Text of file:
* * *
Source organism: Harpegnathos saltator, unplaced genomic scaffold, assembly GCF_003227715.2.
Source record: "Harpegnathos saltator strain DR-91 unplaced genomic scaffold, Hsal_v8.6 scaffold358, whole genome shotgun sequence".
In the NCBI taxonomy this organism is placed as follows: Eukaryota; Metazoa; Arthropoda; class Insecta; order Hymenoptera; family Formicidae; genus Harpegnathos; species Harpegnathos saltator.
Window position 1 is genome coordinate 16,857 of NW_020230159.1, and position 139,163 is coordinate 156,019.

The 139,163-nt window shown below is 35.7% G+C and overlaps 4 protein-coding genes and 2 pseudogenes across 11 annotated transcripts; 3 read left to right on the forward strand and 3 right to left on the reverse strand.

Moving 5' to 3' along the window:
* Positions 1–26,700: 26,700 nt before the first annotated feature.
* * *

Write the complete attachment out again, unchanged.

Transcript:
Source organism: Harpegnathos saltator, unplaced genomic scaffold, assembly GCF_003227715.2.
Source record: "Harpegnathos saltator strain DR-91 unplaced genomic scaffold, Hsal_v8.6 scaffold358, whole genome shotgun sequence".
In the NCBI taxonomy this organism is placed as follows: Eukaryota; Metazoa; Arthropoda; class Insecta; order Hymenoptera; family Formicidae; genus Harpegnathos; species Harpegnathos saltator.
Window position 1 is genome coordinate 16,857 of NW_020230159.1, and position 139,163 is coordinate 156,019.

The 139,163-nt window shown below is 35.7% G+C and overlaps 4 protein-coding genes and 2 pseudogenes across 11 annotated transcripts; 3 read left to right on the forward strand and 3 right to left on the reverse strand.

Moving 5' to 3' along the window:
* Positions 1–26,700: 26,700 nt before the first annotated feature.